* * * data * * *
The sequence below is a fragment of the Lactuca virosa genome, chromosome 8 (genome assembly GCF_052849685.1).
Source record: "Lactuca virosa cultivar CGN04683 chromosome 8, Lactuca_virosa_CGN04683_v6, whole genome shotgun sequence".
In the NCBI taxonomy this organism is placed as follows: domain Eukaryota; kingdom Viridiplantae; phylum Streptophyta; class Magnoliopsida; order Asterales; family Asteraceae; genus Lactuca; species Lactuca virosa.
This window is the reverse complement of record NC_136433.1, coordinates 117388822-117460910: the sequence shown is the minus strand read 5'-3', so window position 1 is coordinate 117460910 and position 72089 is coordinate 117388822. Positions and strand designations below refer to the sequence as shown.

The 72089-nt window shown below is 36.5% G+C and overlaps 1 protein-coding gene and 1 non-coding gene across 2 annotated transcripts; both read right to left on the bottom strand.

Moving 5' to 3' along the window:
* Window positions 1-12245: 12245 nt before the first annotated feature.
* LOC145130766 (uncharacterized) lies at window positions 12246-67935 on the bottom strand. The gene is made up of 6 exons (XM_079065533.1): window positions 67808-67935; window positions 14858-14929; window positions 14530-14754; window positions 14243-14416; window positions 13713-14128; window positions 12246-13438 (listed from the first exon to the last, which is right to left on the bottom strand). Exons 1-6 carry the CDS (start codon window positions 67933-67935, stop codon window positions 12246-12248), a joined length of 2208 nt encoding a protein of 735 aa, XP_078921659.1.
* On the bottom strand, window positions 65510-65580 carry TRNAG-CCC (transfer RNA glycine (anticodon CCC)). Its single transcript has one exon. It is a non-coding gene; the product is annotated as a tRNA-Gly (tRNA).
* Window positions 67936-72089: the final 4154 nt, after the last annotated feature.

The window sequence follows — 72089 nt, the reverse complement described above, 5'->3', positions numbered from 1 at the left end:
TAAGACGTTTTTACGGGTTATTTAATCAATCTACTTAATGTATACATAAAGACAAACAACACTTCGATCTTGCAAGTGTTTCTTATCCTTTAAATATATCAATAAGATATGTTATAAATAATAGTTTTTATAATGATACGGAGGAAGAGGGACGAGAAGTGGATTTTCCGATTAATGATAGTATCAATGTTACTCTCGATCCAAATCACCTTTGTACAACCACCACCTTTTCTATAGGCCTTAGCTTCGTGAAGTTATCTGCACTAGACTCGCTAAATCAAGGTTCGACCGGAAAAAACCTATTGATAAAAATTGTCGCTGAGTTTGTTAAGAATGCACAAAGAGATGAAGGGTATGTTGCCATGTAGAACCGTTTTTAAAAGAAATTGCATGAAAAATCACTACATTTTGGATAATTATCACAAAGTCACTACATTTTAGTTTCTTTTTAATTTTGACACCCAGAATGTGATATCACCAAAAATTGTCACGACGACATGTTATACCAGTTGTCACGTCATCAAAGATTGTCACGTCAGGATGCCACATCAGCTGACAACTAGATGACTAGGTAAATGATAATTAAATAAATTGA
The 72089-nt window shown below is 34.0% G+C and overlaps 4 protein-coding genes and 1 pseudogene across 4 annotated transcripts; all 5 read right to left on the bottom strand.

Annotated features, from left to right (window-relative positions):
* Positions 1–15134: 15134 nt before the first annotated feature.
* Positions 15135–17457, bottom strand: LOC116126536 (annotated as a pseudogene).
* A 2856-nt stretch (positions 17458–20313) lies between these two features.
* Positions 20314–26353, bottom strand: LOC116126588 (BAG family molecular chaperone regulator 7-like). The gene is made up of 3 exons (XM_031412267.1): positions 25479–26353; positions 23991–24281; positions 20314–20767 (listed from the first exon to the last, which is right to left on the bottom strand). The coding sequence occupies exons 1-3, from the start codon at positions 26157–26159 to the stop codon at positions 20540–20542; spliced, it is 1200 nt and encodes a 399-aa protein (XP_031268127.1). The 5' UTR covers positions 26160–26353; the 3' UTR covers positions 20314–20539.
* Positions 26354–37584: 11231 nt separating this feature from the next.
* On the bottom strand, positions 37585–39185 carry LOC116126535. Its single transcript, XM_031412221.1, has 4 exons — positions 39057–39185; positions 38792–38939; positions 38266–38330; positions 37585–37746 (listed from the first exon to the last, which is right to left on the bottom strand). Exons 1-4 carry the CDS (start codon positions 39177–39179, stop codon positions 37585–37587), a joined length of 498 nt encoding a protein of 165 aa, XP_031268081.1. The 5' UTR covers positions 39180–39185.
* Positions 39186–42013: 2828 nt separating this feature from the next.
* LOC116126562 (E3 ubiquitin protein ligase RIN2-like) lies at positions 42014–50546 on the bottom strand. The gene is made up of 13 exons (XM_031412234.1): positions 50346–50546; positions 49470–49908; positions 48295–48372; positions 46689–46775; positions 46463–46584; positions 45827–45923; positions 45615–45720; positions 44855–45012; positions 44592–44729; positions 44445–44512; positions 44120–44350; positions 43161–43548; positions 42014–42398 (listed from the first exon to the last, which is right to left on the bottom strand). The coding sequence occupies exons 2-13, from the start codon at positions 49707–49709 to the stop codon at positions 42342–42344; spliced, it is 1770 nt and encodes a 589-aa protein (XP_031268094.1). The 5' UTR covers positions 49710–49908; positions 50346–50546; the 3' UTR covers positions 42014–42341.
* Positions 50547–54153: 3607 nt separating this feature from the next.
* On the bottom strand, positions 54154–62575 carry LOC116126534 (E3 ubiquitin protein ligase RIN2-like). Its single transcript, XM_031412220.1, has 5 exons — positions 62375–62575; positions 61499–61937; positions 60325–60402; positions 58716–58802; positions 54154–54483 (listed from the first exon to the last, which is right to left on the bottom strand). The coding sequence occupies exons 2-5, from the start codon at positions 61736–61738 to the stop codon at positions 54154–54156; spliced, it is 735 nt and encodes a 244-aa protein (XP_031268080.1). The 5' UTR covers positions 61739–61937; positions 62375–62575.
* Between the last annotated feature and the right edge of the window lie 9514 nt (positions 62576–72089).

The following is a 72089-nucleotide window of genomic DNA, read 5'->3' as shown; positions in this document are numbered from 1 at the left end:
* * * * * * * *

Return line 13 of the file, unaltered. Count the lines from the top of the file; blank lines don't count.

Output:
The 72089-nt window shown below is 34.0% G+C and overlaps 4 protein-coding genes and 1 pseudogene across 4 annotated transcripts; all 5 read right to left on the bottom strand.